Self-care and coping strategies: While professional help is crucial, individuals can also take steps to manage their depression through self-care. This may include engaging in activities they enjoy, maintaining a routine, getting regular exercise, practicing relaxation techniques (such as deep breathing or meditation), and seeking social support.

Bipolar Disorder

Bipolar disorder is a mental disorder that causes dramatic shifts in a person’s mood, energy levels, and ability to think clearly. Individuals with bipolar disorder experience high moods, known as mania or hypomania, and low moods, known as depression. These moods differ from the typical ups-and-downs most people experience. Individuals with bipolar disorder can also experience mixed moods, which include a combination of depressive and manic/hypomanic symptoms.

What is Mania and Hypomania?

Mania is defined as a distinct period of abnormally and persistently elevated, expansive, or irritable mood with abnormally and persistently increased goal-directed activity or energy that lasts for at least one (1) week.

Hypomania is similar to mania but is less severe. A hypomanic episode is a distinct period of abnormally and persistently elevated, expansive, or irritable mood and abnormally and persistently increased activity or energy that lasts at least (4) four consecutive days. Hypomanic episodes are typically not severe enough to cause marked impairment in social or occupational functioning or to necessitate hospitalization. If there are psychotic features (such as delusional thinking or hallucinations), the episode is, by definition, manic.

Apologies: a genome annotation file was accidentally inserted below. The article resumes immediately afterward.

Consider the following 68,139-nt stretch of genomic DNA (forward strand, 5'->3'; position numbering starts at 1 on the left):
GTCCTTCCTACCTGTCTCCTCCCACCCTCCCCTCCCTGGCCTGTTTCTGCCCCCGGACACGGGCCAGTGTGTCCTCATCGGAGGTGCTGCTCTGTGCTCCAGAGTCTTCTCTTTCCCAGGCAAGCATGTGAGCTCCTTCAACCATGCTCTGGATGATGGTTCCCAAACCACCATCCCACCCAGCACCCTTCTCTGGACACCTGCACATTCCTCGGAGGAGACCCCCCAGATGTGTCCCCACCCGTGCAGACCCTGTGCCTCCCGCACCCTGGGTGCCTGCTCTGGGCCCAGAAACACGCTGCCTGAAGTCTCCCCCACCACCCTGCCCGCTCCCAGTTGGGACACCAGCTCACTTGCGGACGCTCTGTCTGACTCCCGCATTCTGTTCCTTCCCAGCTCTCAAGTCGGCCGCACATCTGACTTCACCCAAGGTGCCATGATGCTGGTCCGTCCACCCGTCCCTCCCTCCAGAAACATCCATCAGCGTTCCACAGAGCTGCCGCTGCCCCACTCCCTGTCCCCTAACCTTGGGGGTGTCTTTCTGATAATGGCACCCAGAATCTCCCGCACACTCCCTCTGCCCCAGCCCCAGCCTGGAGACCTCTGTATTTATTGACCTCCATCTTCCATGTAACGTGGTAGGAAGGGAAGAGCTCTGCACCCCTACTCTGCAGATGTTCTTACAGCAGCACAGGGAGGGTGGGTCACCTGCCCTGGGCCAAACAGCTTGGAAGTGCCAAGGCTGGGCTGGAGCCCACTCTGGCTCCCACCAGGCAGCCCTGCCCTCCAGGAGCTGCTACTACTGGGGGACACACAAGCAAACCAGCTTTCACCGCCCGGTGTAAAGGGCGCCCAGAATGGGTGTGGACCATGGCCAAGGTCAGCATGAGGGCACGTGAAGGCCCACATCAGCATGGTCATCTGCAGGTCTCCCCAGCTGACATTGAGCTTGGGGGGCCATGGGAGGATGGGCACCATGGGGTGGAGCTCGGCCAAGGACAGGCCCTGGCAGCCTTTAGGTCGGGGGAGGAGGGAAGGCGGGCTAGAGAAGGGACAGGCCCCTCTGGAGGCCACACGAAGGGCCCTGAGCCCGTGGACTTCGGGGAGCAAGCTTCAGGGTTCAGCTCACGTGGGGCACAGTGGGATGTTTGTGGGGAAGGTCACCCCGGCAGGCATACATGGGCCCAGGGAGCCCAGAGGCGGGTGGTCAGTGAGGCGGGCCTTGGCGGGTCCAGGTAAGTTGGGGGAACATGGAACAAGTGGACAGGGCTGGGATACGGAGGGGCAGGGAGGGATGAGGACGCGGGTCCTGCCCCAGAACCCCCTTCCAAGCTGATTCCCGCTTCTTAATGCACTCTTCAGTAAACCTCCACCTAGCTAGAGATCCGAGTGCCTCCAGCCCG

During a manic or hypomanic episode, a combination of the following symptoms is present and represents a noticeable change in behavior (see below).

  • Elevated or irritable mood

  • Increased energy

  • Decreased need for sleep

  • Inflated self-esteem or grandiosity

  • Talkativeness

  • Racing thoughts

  • Impulsivity

  • Recklessness

If drugs or medications cause the symptoms above, then we consider this a medication (or substance)-induced manic or hypomanic state. However, a full manic or hypomanic episode that emerges due to medication (e.g., antidepressants) or drugs (e.g., cocaine, amphetamines) but persists beyond the physiological effect of the medication or drug is sufficient for a diagnosis of mania or hypomania.